Action needs to be taken now to stop people dying needlessly from respiratory disease, MPs have warned.
All Party Parliamentary Group on Respiratory Health has highlighted that the UK has the worst death rate amongst OECD (Organisation for Economic Co-operation and Development) countries for respiratory disease.
Stephen McPartland, chair of the APPG on Respiratory Health, stated: “The time has come for the government and the NHS to give respiratory disease the priority it deserves. Good respiratory care reduces hospital admissions, is cost-effective and is already outlined in existing documents.
“However, the investment that has already been made in developing these standards, guidelines and incentives – and even an Outcomes Strategy – will not bear fruit without a concerted system-wide effort to implement them,” he said.
In its study of death rates from respiratory disease in OECD countries, the APPG report found that the rate of people dying in the UK is 104.9 people per 100,000 of the population.
This compares with 56.1 per 100,000 of the population in Germany and around three times the rate of Finland which is 31.5 per 100,000 of the population there.
Respiratory disease is the third biggest cause of death in the UK, killing around 80,000 people a year with lung cancer, the UK’s biggest cancer killer, killing a further 35,000. It is also the reason for around a million hospital admissions a year.
Both cancer and circulatory disease have benefitted from improvement programmes over the last 20 years, while respiratory disease has suffered from long-term under-prioritisation and investment, the report shows.
Chronic obstructive pulmonary disease (COPD), which can include chronic bronchitis, emphysema and chronic obstructive airways disease, kills around 30,000 people a year in the UK. This is more than any form of cancer other than lung cancer, the APPG found.
Children are dying of asthma attacks even though evidence shows the majority of these can be prevented, the report notes.
Treating respiratory disease costs the NHS an estimated £4.7 billion a year but investment in clinical services and research for respiratory disease is disproportionate to the threat it poses to people’s lives, and the consequential cost to the NHS, it was claimed.
The MPs state that a 2011 COPD and Asthma Outcomes Strategy had no implementation programme behind it so its influence has been held back and there is a stark lack of effective clinical data on respiratory disease which means the NHS is not even able to consistently track its own performance on respiratory health.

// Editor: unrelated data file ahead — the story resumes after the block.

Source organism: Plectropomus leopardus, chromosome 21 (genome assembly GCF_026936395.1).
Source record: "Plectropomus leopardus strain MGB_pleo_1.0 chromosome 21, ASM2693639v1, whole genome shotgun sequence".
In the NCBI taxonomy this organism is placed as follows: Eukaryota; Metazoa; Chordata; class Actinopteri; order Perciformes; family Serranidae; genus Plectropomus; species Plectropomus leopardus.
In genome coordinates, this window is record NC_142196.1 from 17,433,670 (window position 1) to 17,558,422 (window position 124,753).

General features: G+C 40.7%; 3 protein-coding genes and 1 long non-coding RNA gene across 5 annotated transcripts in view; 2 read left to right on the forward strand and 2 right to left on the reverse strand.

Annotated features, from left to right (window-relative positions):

“NHS England and the Department of Health absolutely have to prioritise respiratory conditions at a national level”
The MPs called for a national drive to increase awareness among patients and healthcare professionals that respiratory conditions can be life-threatening.
This new report comes just weeks after the Royal College of Physicians National Review of Asthma Deaths found a wide-ranging culture of complacency in asthma care. There were prescribing errors in 47% of asthma deaths and room for improvement in the care received by 83% of those who died.
Dr Bernard Higgins, chair of the British Thoracic Society and consultant physician at the Freeman Hospital in Newcastle, said: “I am particularly keen to see action taken that will result in long-term ongoing benefits to people whose lives are affected by respiratory conditions, which is why I agree that NHS England and the Department of Health absolutely have to prioritise respiratory conditions at a national level.
“It is vital that they invest in a strategic clinical network for respiratory conditions to ensure coordination and integration of care, and an intelligence network to ensure the data is available to improve care and stop so many people dying.”
Asthma UK’s chief executive Kay Boycott said: “This report reinforces the findings of last month’s National Review of Asthma Deaths that people with asthma are dying unnecessarily; this has to stop. We desperately need leadership at every tier of the health system across the UK to challenge the complacency about asthma and prevent these attacks.”
British Lung Foundation chief executive Dr Penny Woods believes the impact of respiratory disease remains “shamefully neglected” in this country and that without government and NHS action “we risk sleepwalking into a major health crisis”.